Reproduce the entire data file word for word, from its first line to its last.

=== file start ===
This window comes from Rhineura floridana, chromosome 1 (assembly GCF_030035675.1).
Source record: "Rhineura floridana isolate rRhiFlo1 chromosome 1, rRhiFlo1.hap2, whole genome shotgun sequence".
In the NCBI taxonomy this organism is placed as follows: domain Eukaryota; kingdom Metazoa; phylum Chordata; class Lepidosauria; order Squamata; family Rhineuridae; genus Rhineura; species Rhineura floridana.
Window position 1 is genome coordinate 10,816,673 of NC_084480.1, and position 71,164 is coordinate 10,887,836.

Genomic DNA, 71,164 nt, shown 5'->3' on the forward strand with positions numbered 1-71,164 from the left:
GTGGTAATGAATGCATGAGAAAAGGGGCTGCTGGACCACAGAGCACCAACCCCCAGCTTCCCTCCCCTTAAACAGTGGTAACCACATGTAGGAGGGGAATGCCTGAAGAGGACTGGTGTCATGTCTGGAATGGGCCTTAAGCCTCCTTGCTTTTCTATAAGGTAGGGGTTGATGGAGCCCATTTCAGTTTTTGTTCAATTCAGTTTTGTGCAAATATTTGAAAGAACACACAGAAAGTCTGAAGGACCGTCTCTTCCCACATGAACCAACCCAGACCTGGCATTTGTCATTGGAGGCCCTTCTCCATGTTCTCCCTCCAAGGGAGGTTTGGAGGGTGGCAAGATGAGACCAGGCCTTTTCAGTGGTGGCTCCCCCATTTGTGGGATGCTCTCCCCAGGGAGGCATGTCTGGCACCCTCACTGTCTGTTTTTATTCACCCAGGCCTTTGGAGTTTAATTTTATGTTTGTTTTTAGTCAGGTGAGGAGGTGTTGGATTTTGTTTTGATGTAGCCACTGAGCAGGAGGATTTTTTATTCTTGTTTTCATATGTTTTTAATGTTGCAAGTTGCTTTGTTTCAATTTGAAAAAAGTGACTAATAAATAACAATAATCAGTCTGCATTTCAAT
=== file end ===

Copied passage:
This window comes from Rhineura floridana, chromosome 1 (assembly GCF_030035675.1).
Source record: "Rhineura floridana isolate rRhiFlo1 chromosome 1, rRhiFlo1.hap2, whole genome shotgun sequence".
In the NCBI taxonomy this organism is placed as follows: domain Eukaryota; kingdom Metazoa; phylum Chordata; class Lepidosauria; order Squamata; family Rhineuridae; genus Rhineura; species Rhineura floridana.
Window position 1 is genome coordinate 10,816,673 of NC_084480.1, and position 71,164 is coordinate 10,887,836.

Genomic DNA, 71,164 nt, shown 5'->3' on the forward strand with positions numbered 1-71,164 from the left:
GTGGTAATGAATGCATGAGAAAAGGGGCTGCTGGACCACAGAGCACCAACCCCCAGCTTCCCTCCCCTTAAACAGTGGTAACCACATGTAGGAGGGGAATGCCTGAAGAGGACTGGTGTCATGTCTGGAATGGGCCTTAAGCCTCCTTGCTTTTCTATAAGGTAGGGGTTGATGGAGCCCATTTCAGTTTTTGTTCAATTCAGTTTTGTGCAAATATTTGAAAGAACACACAGAAAGTCTGAAGGACCGTCTCTTCCCACATGAACCAACCCAGACCTGGCATTTGTCATTGGAGGCCCTTCTCCATGTTCTCCCTCCAAGGGAGGTTTGGAGGGTGGCAAGATGAGACCAGGCCTTTTCAGTGGTGGCTCCCCCATTTGTGGGATGCTCTCCCCAGGGAGGCATGTCTGGCACCCTCACTGTCTGTTTTTATTCACCCAGGCCTTTGGAGTTTAATTTTATGTTTGTTTTTAGTCAGGTGAGGAGGTGTTGGATTTTGTTTTGATGTAGCCACTGAGCAGGAGGATTTTTTATTCTTGTTTTCATATGTTTTTAATGTTGCAAGTTGCTTTGTTTCAATTTGAAAAAAGTGACTAATAAATAACAATAATCAGTCTGCATTTCAAT